Home Blog Property Division in Divorce: Does ‘Cruel Treatment’ Matter?

Property Division in Divorce: Does ‘Cruel Treatment’ Matter?

December 13, 2021
Male and female in couple's counseling

Yeshiva University Wurzweiler School of Social Work Professor Daniel Pollack, MSW, JD, and attorney Elisa Reiter recently published an article in Texas Lawyer entitled, “Can ‘Cruel Treatment’ Impact Property Division in Divorce?”

Attorneys often find that new clients allude to cruel treatment by a spouse when seeking a divorce. While cruel treatment is considered a "fault" ground for divorce, it has not seen much momentum in recent years. However, two cases may have cruel treatment allegations finding their way into new divorce cases.

Divorce Legal Terms to Know

The definition of cruelty in divorce cases is important here. According to Texas Family Code, the court “may grant a divorce in favor of one spouse if the other spouse is guilty of cruel treatment toward the complaining spouse of a nature that renders further living together insupportable.”1 Based on the outcomes of the court cases outlined below, cruel treatment is not just physical abuse, but also includes verbal and emotional abuse.

Insupportability occurs when there is no reasonable expectation of reconciliation. The legitimate ends of the marital relationship have been destroyed, and thus the marriage is deemed insupportable.

The Case of Orzechowski v. Orzechowski

The 14th Court of Appeals in Texas heard the case of Orzechowski v. Orzechowski, which was brought forward on an appeal that alleged the trial court abused its power in dividing the community estate. While the assets had been evenly divided by the trial court, Wes, the husband, received missing funds from the couple’s shared bank account, which was determined because the trial court also found that Wes committed fraud. Removing the missing funds from the community estate, Wes was awarded 10 percent of the property.

Regarding cruelty in this case, the trial court took verbal and emotional abuse into account when awarding property division. The husband in the case was accused by Elizabeth, the wife, of frequently maligning her appearance. She noted that he called her calling her “ugly,” “old and wrinkly,” “fat pig,” “fat cow,” “stupid,” and “a nobody.” She also shared that he even blamed his mother-in-law’s death on her for being a bad person and daughter. This is just a sampling of the verbal abuse Pollack and Reiter outline in their article.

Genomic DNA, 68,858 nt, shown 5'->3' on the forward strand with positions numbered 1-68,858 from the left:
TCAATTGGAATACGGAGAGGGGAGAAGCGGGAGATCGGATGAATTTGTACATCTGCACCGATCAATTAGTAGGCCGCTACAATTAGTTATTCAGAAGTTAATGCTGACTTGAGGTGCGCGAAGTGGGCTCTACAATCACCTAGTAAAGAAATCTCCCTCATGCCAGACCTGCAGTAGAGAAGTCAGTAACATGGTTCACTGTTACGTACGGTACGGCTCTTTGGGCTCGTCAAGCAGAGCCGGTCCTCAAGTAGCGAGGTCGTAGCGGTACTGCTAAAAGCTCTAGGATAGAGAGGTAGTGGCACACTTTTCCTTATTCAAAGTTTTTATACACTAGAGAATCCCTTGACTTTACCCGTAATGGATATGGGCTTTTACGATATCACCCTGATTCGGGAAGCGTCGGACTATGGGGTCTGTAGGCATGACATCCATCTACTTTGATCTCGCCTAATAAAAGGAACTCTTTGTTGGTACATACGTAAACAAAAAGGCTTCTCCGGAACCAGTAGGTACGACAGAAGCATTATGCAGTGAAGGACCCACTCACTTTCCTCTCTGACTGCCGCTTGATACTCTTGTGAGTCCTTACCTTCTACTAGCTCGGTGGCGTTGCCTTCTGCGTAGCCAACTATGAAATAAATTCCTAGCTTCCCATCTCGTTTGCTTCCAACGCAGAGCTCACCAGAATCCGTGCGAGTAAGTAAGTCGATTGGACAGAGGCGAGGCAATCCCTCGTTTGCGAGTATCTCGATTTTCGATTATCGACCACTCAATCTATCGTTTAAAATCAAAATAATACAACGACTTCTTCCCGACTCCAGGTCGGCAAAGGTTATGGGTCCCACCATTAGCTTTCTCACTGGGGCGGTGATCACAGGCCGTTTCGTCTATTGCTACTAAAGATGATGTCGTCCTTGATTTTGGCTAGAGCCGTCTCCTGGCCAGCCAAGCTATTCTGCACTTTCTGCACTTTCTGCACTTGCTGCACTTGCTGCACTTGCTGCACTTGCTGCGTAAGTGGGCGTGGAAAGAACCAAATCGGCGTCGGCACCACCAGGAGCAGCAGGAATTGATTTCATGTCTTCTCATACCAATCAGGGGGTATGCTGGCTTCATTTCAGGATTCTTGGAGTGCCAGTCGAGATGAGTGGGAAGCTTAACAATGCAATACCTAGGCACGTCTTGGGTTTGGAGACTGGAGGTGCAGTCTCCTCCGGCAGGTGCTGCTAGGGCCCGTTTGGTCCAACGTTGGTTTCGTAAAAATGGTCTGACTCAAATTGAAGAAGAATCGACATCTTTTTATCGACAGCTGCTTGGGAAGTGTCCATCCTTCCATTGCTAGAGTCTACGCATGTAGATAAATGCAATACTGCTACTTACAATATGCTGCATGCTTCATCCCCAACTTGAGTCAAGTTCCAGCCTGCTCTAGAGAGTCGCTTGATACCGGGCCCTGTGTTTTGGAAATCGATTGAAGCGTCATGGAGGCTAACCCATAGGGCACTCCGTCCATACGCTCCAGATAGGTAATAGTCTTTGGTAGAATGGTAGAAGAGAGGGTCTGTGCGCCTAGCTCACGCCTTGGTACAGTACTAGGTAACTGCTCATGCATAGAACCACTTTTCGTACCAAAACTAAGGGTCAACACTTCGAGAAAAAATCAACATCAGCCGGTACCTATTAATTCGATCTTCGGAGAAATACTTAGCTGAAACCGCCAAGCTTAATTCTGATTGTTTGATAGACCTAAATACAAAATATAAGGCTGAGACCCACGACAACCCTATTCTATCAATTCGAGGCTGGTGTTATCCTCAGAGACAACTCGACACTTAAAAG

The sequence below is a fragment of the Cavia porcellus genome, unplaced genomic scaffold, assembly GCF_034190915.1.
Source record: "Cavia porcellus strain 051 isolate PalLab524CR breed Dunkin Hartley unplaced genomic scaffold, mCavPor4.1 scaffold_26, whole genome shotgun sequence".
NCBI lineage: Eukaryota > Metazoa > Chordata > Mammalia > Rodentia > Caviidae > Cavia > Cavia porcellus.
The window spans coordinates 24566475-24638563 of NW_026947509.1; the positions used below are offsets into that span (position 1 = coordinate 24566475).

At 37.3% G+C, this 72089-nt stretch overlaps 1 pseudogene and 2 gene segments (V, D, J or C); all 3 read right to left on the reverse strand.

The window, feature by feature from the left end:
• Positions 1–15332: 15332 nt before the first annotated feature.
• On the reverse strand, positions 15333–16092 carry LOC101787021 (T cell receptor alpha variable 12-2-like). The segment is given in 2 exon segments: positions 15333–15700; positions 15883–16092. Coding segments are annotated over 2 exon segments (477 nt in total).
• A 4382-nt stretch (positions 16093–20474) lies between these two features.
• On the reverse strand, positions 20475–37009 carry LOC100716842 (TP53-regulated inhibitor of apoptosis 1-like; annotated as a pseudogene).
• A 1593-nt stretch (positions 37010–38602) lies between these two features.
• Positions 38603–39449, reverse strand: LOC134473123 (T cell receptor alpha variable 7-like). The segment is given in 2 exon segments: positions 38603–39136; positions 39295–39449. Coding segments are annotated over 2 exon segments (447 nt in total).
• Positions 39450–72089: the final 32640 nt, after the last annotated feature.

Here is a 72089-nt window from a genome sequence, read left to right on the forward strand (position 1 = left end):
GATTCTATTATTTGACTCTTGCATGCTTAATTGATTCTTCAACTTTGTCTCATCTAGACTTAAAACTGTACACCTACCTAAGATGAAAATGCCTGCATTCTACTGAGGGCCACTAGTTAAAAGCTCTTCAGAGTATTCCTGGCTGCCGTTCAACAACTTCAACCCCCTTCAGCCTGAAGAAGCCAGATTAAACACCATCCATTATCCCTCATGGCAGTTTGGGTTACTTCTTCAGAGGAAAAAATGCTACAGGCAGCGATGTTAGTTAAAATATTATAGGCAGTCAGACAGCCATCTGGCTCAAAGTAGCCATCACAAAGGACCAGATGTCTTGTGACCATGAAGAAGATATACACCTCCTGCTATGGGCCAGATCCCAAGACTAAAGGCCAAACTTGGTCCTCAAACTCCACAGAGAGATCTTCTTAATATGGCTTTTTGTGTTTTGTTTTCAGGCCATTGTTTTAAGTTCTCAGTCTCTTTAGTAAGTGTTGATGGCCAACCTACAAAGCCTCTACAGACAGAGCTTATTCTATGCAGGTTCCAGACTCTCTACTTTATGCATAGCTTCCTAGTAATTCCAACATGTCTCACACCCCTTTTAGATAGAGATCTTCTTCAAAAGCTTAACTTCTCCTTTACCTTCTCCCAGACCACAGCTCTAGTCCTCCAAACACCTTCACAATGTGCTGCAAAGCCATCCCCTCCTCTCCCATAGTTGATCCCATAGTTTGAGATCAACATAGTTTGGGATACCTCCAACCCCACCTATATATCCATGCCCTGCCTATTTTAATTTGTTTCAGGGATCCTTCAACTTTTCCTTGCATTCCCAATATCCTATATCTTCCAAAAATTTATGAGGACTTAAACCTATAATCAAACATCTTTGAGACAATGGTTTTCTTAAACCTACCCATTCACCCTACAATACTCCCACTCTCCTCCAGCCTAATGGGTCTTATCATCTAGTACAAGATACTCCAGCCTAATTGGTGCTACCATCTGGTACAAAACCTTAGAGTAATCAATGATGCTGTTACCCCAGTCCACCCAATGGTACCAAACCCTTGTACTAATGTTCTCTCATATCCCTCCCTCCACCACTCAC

The 14th Court of Appeals went beyond the verbal abuse related to the accusations of cruelty to examine instances of physical abuse. The court cited two instances of violence, noting a time Wes, in a drunken rage, threw hot tea in Elizabeth's face, and a time he grabbed her wrists, pushed her around their kitchen, and threatened to kill her due to the request for a divorce.

The accusations of cruelty here were an important part of the 14th Court of Appeals upholding the trial court’s decision.

The Hultquist Case

This was another case that came before the 14th Court of Appeals. The bench trial for the divorce ended the marriage on grounds of insupportability and cruelty, with the cruelty being noted as done by Cook (the husband) against Hultquist (the wife). The 14th Court of Appeals stated that the division of the couple’s estate did not need to be equal, as fault in the divorce is a consideration that the trial court is able to consider in dividing the community estate.

When the trial court was looking to make determinations on property division, Cook did not proffer detailed documentation on any of his assets, yet was seeking to be awarded the home the couple had shared, and a $500 a month maintenance from his wife. Hultquist was seeking divorce on the grounds of cruelty by Cook. She was seeking to be given the home, but offered to pay Cook $25,000 for his portion of the interest.

The cruelty accusation was important in allowing the trial court to make the final decision on property division. Hultquist alleged verbal abuse and testified that Cook abused drugs and spoke of other relationships during their marriage.

The court eventually obtained a clearer record of Cook’s assets and used those to make decisions on the property division. In the end, Cook was awarded his tools and shop items for his carpentry business, valued at $50,000, his retirement accounts, valued at $50,000, the cash in his possession (under $350), and the car at an equity of $40,193. Hultquist was awarded the home, valued at $299,000, the home’s furnishings, valued under $8,000, the cash in her possession ($1400), and two vehicles.

The 14th Court of Appeals upheld the trial court’s decision to dissolve the marriage on grounds of cruelty, especially considering that Cook’s conduct rendered the marriage insupportable.

Read the full article from Pollack and Reiter here.

About the Authors

Pollack is a professor for the Wurzweiler School of Social Work. He has been an expert witness for lawyers in more than 30 states. Since 1980, Pollack has held executive, management, and policy-making positions in social welfare agencies in Maryland and Ohio. Pollack's research interests include law, ethics, and liability; adoption, foster care, child abuse and neglect; wrongful death of children in foster care and residential care; risk management; record keeping; licensing and accreditation; domestic violence, and international social work.

Reiter is a Senior Attorney at Underwood Perkins, P.C. She is one of 47 attorneys in Texas who is double Board Certified in Family Law and Child Welfare Law by the Texas Board of Legal Specialization.

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  1. Retrieved December 6, 2021, from texas.public.law/statutes/tex._fam._code_section_6.002